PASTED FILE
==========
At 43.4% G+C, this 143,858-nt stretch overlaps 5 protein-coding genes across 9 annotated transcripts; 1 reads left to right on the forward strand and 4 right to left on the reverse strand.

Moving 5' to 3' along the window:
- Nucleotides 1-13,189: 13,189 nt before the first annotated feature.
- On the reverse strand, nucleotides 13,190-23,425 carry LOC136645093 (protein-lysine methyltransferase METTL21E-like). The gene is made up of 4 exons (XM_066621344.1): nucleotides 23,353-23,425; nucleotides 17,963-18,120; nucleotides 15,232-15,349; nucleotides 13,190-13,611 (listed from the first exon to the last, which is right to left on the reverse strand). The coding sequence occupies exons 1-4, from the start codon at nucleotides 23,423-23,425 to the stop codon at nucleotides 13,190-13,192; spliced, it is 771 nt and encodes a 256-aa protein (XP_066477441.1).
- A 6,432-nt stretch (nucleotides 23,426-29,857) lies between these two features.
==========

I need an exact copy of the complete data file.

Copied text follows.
At 43.4% G+C, this 143,858-nt stretch overlaps 5 protein-coding genes across 9 annotated transcripts; 1 reads left to right on the forward strand and 4 right to left on the reverse strand.

Moving 5' to 3' along the window:
- Nucleotides 1-13,189: 13,189 nt before the first annotated feature.
- On the reverse strand, nucleotides 13,190-23,425 carry LOC136645093 (protein-lysine methyltransferase METTL21E-like). The gene is made up of 4 exons (XM_066621344.1): nucleotides 23,353-23,425; nucleotides 17,963-18,120; nucleotides 15,232-15,349; nucleotides 13,190-13,611 (listed from the first exon to the last, which is right to left on the reverse strand). The coding sequence occupies exons 1-4, from the start codon at nucleotides 23,423-23,425 to the stop codon at nucleotides 13,190-13,192; spliced, it is 771 nt and encodes a 256-aa protein (XP_066477441.1).
- A 6,432-nt stretch (nucleotides 23,426-29,857) lies between these two features.